br7knicks wrote:Rest in Peace. as a guitarist, he is a guy i've learned a lot from. one of the absolute best. should be on the mount rushmore of guitarists.
You play as well?
You play too?
Tell me about your rigs. I got me a '52 Reissue Tele, a Gretsch 6120 and a Heritage semi-hollow; and a Ric 12-string along with a Vox AC15.
Getting back to Chuck, one of the most - if not THE most - influential guitarist in the history of rock and roll. Chuck's business dealings in the world of RnR were a little bit, um, different. He book his gigs for whenever/wherever but would insist on getting paid in cash UP FRONT and that the club would provide the back up that "knew" all of his music. The problem was that a lot of times, the story goes, that pull shyt on stage to see if he could screw up the band. If they did screw up, Chuck would stiff them on their take. But Chuck Berry was "Chuck Berry!" so the back-up bands would still take his gigs because they could say that they played with Chuck.
Chuck also had some bizarre fetishes that he got nailed for when a bunch of videotapes he had put out for trash got taken when the feds were investigating him for tax evasion. Oopsy. lol.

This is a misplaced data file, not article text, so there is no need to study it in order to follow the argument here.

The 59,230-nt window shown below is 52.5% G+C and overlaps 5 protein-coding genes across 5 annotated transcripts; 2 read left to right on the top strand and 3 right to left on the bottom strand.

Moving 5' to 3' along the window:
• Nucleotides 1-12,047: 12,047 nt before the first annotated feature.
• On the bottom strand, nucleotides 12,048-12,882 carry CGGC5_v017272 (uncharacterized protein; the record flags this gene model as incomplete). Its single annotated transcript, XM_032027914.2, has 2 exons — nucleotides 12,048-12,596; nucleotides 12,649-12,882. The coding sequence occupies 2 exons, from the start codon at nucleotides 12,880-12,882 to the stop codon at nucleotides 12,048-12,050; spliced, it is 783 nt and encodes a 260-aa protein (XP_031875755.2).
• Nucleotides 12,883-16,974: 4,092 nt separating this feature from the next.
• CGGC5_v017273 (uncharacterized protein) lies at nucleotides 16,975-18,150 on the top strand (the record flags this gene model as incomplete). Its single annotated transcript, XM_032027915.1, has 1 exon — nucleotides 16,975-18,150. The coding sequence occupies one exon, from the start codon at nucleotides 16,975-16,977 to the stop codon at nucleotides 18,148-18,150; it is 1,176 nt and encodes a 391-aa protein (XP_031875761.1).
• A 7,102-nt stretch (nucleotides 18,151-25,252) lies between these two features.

The thing about Chuck was not just his talent for playing the guitar (he was greatly influenced by T-Bone Walker and Charlie Christian) but his gift for lyrics. Those lyrics had a bounce and rhythm to them that has been mimicked a lot by other artists since. AND he was a great showman on stage.
Here's a clip of a young Chuck at the Newport Jazz Festival (1958) playing Sweet Little Sixteen (hmmm? ... lol). There will never be another Chuck.
Oh, and then there was the classic argument between Chuck and Keith Richards (who was once punched in the face by Chuck, lol) during rehearsal for Chuck's 60th birthday concert in his hometown of St. Louis, MO. Keith was soooooo pissed at him.